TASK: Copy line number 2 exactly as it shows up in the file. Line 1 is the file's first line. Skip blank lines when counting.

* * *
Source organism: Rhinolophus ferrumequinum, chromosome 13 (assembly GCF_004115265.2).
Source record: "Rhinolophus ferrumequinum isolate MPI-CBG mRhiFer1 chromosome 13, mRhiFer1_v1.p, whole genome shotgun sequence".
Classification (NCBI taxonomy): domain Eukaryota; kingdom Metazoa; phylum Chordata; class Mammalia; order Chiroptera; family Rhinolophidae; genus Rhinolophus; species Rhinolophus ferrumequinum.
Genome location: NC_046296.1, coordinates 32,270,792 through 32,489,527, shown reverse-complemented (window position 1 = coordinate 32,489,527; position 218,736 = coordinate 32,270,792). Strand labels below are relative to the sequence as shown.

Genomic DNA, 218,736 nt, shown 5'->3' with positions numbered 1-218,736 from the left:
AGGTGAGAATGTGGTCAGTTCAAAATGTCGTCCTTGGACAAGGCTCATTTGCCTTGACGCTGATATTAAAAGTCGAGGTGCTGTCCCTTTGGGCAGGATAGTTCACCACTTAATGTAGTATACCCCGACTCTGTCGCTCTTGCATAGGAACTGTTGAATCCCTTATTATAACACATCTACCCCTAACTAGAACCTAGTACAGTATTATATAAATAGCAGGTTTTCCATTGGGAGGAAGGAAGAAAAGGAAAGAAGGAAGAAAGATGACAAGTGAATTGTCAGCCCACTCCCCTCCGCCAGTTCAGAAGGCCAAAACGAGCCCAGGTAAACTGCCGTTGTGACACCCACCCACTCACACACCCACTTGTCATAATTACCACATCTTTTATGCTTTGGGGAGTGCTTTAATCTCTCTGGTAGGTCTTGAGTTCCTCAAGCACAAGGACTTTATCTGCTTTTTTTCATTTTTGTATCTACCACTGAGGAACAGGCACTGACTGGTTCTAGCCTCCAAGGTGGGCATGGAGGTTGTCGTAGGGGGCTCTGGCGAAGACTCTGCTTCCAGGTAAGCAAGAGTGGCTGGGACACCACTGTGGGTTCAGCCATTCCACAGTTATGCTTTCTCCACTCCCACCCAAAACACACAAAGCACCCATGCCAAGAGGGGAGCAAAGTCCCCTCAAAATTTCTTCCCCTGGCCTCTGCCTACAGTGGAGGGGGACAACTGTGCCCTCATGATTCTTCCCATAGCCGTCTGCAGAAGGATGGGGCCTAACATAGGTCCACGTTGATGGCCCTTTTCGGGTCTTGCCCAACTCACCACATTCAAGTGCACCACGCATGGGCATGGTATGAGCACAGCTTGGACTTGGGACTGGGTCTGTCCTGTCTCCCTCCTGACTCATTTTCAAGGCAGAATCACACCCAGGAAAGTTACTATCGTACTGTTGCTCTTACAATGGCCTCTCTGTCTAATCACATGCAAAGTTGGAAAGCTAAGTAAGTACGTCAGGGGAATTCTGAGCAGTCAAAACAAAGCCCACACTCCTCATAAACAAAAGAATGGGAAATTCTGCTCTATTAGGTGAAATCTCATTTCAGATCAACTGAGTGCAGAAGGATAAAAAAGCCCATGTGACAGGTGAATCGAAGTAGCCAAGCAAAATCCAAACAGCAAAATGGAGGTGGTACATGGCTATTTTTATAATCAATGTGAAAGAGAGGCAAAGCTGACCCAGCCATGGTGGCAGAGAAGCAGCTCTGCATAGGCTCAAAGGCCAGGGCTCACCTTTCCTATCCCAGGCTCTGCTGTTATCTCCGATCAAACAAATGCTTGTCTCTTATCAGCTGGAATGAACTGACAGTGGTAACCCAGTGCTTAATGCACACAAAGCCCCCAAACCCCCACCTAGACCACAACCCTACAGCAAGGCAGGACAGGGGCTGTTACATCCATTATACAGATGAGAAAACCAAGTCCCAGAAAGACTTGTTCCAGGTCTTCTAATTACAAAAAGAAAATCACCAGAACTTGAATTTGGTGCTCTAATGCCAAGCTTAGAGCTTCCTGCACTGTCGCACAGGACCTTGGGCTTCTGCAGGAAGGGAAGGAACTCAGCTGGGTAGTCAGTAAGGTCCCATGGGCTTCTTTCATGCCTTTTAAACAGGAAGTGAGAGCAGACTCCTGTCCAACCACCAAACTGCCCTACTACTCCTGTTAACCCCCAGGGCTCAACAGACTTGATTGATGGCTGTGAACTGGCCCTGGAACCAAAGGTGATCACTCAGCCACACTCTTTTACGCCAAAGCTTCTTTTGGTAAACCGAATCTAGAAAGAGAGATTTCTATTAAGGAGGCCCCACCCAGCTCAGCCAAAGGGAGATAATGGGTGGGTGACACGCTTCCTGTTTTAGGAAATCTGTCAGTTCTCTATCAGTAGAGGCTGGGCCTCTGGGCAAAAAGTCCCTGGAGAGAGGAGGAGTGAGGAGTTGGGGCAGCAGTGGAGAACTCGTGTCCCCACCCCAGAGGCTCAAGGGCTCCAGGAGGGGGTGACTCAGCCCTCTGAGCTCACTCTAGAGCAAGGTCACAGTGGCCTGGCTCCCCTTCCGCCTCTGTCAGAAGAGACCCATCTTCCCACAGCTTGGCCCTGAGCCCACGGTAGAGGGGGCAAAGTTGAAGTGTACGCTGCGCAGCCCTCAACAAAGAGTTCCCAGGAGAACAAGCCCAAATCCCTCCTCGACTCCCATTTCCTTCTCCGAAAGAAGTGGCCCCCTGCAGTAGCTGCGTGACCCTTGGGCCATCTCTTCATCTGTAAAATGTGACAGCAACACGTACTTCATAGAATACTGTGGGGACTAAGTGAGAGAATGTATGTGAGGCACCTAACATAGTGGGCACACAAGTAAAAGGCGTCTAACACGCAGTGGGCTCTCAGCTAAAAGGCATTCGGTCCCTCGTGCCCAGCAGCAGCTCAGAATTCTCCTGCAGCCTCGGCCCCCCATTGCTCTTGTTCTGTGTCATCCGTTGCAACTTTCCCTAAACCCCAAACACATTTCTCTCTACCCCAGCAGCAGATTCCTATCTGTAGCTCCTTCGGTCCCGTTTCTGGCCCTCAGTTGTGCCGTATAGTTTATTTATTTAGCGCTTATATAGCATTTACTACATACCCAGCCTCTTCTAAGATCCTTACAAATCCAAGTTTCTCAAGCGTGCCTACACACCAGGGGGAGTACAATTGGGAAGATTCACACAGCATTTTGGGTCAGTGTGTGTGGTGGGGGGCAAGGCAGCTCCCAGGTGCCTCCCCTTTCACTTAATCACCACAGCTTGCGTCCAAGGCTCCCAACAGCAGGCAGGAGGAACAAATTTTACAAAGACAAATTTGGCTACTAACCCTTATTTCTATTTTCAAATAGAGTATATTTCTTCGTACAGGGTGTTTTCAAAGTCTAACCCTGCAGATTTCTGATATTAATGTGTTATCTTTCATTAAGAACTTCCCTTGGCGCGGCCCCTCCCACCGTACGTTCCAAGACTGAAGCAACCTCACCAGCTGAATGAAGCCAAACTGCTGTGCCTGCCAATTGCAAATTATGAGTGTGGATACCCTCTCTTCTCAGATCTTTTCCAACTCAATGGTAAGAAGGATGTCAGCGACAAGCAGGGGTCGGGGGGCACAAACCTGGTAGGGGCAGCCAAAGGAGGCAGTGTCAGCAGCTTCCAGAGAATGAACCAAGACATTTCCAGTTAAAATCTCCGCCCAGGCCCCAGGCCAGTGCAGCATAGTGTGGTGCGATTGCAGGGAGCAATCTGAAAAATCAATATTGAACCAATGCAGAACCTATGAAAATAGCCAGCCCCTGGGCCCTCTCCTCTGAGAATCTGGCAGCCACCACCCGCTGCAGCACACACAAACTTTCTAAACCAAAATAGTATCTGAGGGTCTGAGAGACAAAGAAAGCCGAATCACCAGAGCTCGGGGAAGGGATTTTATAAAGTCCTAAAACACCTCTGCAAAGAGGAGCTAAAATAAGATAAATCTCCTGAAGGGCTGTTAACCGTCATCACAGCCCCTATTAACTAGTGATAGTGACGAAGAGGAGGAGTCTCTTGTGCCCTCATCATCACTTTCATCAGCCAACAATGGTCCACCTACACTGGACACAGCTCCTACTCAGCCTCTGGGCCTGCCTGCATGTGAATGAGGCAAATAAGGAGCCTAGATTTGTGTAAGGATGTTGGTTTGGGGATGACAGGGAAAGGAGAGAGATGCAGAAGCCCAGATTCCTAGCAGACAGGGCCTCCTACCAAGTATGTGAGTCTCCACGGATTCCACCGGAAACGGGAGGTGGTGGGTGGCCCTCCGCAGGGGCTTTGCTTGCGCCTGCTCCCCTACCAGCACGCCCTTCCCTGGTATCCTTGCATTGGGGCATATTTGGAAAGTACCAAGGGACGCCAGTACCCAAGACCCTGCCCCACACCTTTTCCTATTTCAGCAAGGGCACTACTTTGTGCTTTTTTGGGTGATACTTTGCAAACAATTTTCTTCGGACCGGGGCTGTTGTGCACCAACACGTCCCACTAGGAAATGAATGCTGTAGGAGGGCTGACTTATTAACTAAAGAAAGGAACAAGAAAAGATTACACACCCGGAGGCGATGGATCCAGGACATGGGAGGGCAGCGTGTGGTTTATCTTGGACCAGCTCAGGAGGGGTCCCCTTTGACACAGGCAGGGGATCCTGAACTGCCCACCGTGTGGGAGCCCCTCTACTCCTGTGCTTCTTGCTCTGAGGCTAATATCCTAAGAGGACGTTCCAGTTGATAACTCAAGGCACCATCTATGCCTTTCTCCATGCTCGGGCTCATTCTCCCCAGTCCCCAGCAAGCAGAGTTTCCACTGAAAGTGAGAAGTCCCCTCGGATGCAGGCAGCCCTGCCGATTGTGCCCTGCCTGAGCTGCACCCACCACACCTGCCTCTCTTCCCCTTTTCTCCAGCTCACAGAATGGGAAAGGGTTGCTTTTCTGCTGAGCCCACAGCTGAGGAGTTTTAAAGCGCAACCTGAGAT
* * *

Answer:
Source record: "Rhinolophus ferrumequinum isolate MPI-CBG mRhiFer1 chromosome 13, mRhiFer1_v1.p, whole genome shotgun sequence".